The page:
Satan’s tactic is similar–probably not tempting us with cisterns and vineyards–but when he tempts us to sin, at the root he’s saying, “Don’t trust God. Trust in me. Don’t look to God for your satisfaction. Look everywhere else. Don’t live a holy life, it’s not worth it. God can’t save you from this, so just follow me. Conform to my ways and then you will truly live.”
The thing that Satan wants more than anything else is for us to turn our hearts away from submission to the Lord.
Somehow I had lost sight of the fact that there is a daily, moment-by-moment, war taking place in my soul. In Christ we are new creations, but until Christ returns, we will wrestle with our flesh and the daily war in our souls will continue.
It’s been helpful for me to acknowledge this battle in three ways.
1.Satan wants to devour you. He’s actively looking for opportunities to demand our allegiance to him (1 Peter 5:8). He’s smart too because he appeals to our desires and taunts us with things that seem satisfying. But his intentions are never good. This word devour that’s used in 1 Peter, isn’t a slow kind of savoring and eating; it’s best translated ‘to swallow whole’. It’s fast, furious and complete. He wants every part of us and he’ll do whatever it takes.
2.Satan wants you to stop trusting God. This is how he tempted Eve in the garden (Genesis 3:1-5), it’s how he tempted Jesus in the wilderness (Matthew 4:1-9), and it’s how he tempts us today. By twisting and distorting the word of God, the purposes of God and the promises of God, he causes us to doubt. We begin to question God’s character when life is painful. We question whether or not living a holy life is really worth it when our attempts at godliness don’t bring us what we expected. We question God’s ability to work things for our good when life doesn’t make sense. He attacks our belief and when we neglect the truth we will succumb to his lies.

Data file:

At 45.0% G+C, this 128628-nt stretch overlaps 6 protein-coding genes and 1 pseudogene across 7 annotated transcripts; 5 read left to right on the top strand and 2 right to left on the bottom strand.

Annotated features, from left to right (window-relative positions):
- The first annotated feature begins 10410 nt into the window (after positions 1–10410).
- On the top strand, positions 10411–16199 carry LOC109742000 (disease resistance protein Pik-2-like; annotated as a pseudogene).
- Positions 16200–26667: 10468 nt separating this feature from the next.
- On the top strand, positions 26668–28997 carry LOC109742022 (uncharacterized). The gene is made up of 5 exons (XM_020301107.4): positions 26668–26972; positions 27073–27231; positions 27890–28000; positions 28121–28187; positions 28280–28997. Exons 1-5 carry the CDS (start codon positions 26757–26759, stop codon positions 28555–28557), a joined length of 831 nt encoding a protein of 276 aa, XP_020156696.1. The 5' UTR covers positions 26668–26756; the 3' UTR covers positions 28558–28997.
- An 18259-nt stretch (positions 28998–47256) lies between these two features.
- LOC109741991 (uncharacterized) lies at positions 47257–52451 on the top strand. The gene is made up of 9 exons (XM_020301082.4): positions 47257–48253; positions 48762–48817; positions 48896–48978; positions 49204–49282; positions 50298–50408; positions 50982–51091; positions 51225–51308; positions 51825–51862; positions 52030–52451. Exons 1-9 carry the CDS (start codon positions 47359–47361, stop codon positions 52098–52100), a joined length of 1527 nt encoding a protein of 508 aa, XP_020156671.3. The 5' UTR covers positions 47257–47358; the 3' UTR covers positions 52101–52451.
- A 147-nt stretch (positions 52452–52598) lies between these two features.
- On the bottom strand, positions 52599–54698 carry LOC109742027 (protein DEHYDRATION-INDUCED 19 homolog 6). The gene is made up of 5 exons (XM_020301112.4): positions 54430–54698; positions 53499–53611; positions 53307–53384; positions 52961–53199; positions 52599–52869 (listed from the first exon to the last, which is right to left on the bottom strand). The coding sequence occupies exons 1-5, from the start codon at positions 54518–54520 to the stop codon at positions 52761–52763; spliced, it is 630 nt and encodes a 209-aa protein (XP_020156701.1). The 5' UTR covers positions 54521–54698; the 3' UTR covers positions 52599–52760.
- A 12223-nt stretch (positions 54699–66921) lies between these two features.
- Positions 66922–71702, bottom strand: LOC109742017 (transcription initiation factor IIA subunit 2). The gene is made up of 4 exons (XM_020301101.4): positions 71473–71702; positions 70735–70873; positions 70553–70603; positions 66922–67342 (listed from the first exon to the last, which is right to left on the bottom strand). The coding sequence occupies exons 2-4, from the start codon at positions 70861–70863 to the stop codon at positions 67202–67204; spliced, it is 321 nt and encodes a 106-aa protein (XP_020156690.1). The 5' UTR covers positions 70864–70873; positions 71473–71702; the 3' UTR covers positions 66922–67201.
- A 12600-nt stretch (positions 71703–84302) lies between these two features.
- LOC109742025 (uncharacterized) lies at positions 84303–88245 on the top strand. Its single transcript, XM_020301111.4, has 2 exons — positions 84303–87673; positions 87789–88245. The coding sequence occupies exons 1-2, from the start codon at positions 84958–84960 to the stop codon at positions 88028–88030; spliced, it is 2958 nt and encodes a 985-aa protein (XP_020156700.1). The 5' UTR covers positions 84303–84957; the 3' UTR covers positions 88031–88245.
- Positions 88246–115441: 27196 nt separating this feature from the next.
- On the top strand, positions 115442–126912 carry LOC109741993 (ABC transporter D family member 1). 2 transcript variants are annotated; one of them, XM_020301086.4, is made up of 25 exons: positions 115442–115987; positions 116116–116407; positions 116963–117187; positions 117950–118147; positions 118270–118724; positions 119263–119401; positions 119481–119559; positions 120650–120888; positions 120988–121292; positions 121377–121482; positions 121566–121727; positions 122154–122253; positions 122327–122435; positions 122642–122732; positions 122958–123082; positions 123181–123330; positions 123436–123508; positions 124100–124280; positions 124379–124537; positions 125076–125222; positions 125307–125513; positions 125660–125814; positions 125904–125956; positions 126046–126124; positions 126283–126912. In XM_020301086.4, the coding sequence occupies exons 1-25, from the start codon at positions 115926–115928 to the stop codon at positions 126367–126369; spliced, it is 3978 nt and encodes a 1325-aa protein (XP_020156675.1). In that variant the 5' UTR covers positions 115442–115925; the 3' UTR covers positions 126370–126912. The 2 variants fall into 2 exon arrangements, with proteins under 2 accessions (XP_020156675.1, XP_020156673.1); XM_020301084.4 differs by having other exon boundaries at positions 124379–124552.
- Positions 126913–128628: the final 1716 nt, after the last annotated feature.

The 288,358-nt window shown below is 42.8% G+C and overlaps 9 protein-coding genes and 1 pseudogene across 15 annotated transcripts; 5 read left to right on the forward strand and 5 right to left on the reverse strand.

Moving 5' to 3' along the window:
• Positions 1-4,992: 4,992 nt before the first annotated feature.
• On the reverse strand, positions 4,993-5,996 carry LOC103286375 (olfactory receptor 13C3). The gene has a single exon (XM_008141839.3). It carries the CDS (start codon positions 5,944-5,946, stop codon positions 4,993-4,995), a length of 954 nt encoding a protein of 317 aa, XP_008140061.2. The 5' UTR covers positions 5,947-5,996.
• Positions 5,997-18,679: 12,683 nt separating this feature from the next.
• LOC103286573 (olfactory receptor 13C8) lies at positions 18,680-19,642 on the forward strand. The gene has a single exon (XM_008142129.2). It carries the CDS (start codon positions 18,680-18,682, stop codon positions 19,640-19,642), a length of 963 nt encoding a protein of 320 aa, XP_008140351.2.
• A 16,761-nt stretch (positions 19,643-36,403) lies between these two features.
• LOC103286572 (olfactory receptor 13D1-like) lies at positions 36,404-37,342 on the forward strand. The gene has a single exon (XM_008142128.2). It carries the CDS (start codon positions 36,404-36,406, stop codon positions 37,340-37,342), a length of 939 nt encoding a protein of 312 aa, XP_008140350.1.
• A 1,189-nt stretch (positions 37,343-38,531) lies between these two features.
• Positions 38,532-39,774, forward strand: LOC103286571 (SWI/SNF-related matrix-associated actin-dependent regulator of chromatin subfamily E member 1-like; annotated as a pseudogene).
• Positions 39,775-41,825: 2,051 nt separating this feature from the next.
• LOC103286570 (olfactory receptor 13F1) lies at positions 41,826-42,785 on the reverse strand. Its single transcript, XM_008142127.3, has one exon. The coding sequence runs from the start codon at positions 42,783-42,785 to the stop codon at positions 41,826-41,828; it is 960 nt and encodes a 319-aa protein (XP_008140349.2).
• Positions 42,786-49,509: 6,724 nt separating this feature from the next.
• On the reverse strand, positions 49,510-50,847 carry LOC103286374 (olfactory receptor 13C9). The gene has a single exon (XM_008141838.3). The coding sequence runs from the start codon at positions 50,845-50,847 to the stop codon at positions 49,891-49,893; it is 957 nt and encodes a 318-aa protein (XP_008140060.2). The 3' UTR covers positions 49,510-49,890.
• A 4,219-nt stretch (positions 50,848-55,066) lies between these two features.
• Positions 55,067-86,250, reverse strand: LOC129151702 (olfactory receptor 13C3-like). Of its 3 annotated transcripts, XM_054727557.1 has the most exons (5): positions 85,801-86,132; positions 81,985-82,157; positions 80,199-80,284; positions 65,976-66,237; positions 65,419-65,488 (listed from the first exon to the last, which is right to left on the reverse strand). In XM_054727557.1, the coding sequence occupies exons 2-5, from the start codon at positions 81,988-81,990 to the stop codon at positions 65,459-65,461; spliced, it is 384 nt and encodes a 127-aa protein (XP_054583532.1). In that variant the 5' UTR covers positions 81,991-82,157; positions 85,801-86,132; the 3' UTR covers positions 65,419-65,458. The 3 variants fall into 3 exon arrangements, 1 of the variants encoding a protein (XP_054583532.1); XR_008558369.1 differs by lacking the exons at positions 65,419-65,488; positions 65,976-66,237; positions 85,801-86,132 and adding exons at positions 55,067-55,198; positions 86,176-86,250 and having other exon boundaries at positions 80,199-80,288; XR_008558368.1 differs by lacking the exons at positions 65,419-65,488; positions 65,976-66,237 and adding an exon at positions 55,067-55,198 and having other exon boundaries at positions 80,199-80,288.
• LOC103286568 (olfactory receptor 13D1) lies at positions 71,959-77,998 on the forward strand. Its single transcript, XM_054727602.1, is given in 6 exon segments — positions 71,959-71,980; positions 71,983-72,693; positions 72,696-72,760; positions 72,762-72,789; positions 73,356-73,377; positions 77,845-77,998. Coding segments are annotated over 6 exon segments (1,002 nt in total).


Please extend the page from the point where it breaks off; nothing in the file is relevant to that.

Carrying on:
3.God has given you everything you need to resist Satan. The Enemy is real and powerful, but Jesus is greater. He defeated death through his sacrifice on the cross and his resurrection from the dead. We have been given the Holy Spirit who helps, convicts, and empowers. The same power that raised Jesus from the dead lives in us and we will never experience a temptation too great for us to escape (Romans 8:9-11; 1 Corinthians 10:13).
Sitting on the steps outside of the sanctuary last Sunday I finally realized that I wasn’t just missing the sermon, I was missing an opportunity to lean into the power of the Holy Spirit. Was my daughter’s behavior wrong? Yes. But that didn’t mean she needed a harsh lecture about how important God’s Word is to her mother. As I submitted myself to the Lord, he took away the anger and replaced it with a heart of love. I experienced freedom from sin but also great joy in letting go of my selfishness, my ‘right’ to sit through a church service uninterrupted. The Lord allowed me to utilize the time alone with her in a way that hopefully extended God’s grace and love into her soul. In the face of temptation we have to believe that turning from sin will bring life, that trusting and following God’s ways are best and that he has the power to deliver us from whatever sin we’re battling in that moment.
“He who is in you is greater than he who is in the world” (1 John 4:4)
This is a part of a series, Made to Pour: Tending to your Soul